Depend on national legislation. Examples:
For new plants
- No manufacturing licence/GMP certificate until compliance
For licence/certificate holders
- Suspension/withdrawal of marketing authorization for product(s)
- Suspension/withdrawal of manufacturing licence/GMP certificate
- Access to appeal
Countries use different strategies to ensure that legislation is enforced. The regulatory measures available to the authority in cases of non-compliance are described in the national legislation. If compliance with GMP guidelines is a legal requirement, the inspectors must know which sanctions they can impose on manufacturers who do not comply.
For new manufacturing plants the issuance of a licence can be delayed. If a company is required to have a licence in order to distribute products made in the plant, this is usually sufficient to improve compliance.
For licences already issued, it may be sufficient to warn that the authority may withdraw the licence.
The authority may be empowered to impose fines. This measure may be used if non-compliance does not constitute a serious health risk.
In some countries the authority has the legal power to suspend or withdraw the marketing authorization for a product if the manufacturer does not comply with GMP during production of that specific product. The authority could also suspend the issue of a certificate of compliance with GMP.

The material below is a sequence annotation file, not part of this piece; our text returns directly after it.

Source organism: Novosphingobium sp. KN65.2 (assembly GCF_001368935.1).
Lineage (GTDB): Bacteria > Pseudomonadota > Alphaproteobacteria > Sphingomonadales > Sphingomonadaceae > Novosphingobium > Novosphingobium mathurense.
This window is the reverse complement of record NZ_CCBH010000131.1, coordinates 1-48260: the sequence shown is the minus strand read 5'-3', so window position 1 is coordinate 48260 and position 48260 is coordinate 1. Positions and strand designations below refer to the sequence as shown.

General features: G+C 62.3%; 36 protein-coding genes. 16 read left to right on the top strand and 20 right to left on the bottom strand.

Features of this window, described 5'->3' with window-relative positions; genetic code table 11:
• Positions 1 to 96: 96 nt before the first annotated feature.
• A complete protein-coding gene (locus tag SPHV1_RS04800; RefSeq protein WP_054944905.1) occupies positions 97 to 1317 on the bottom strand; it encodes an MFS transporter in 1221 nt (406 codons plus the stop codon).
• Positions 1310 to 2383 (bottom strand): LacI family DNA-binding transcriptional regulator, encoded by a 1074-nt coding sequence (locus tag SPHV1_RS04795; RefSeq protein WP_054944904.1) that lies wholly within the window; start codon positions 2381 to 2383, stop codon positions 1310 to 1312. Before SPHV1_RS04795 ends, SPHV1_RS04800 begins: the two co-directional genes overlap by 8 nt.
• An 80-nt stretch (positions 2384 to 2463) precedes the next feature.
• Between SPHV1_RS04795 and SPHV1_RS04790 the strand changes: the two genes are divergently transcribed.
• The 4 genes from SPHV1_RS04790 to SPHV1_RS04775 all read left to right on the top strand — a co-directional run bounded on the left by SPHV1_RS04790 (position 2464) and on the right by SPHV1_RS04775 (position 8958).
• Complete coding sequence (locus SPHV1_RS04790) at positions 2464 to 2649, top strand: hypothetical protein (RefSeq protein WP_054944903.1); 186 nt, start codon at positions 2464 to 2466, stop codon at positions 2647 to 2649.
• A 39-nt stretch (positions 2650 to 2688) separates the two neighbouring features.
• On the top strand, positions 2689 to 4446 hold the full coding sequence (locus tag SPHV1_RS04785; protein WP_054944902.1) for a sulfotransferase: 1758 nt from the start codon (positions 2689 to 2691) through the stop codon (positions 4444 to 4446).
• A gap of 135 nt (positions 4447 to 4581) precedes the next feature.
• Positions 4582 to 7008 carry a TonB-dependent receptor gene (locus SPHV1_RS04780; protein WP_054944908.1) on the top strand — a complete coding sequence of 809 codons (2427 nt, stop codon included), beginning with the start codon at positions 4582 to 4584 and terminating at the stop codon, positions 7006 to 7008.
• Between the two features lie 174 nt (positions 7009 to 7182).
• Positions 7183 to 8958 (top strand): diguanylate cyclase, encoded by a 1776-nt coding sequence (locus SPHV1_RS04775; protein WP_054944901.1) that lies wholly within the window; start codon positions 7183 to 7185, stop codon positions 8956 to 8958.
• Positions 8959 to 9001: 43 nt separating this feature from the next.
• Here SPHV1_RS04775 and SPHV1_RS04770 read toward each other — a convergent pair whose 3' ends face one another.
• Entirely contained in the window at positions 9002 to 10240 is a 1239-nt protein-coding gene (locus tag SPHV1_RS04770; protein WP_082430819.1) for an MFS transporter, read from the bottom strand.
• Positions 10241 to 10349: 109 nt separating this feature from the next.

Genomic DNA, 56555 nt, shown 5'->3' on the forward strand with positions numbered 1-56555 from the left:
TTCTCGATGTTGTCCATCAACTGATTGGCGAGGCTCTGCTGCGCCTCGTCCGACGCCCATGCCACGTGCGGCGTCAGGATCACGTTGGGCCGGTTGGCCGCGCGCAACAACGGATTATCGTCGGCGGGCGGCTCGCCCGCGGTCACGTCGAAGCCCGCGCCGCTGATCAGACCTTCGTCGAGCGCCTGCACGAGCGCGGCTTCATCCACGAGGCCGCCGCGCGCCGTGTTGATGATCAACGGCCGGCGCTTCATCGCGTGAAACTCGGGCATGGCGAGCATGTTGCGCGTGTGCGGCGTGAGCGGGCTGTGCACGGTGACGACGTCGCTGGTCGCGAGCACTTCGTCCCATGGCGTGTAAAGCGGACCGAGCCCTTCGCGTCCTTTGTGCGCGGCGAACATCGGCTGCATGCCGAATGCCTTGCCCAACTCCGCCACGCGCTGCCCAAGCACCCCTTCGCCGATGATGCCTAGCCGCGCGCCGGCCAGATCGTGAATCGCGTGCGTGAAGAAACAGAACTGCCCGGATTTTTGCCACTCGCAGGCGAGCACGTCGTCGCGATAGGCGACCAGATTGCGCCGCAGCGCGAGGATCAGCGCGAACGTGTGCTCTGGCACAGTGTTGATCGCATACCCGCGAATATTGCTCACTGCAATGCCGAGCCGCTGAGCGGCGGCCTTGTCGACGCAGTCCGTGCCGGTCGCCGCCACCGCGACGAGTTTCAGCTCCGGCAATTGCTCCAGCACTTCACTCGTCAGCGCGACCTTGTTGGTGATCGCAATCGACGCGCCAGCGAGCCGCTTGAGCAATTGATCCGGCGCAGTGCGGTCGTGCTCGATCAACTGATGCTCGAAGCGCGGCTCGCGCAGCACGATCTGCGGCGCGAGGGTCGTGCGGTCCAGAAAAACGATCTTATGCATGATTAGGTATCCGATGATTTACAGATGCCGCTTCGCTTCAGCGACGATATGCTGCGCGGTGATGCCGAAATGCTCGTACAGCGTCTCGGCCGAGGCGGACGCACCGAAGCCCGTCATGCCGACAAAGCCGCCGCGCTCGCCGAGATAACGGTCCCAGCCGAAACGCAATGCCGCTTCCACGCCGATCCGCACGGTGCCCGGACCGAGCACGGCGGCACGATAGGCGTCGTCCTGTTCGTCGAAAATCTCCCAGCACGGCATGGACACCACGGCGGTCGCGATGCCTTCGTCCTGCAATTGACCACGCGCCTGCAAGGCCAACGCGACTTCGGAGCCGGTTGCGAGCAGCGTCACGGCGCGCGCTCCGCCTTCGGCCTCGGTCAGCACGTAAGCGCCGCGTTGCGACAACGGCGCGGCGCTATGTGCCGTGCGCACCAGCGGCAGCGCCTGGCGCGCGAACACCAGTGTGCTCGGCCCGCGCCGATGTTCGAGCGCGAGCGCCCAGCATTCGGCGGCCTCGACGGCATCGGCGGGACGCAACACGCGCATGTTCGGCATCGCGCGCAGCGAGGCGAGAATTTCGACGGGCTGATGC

Suspending or withdrawing the manufacturing licence and closing down a plant are strong measures that should be used when products from the plant is considered to constitute a serious hazard to health. In severe cases of non-compliance the authority may consider initiating court proceedings. The authority may need to spend substantial time and resources if they decide to do this, which should not be undertaken without careful consideration.
The manufacturer should have access to appeal to a higher authority about all regulatory decisions, including sanctions for non-compliance with GMP.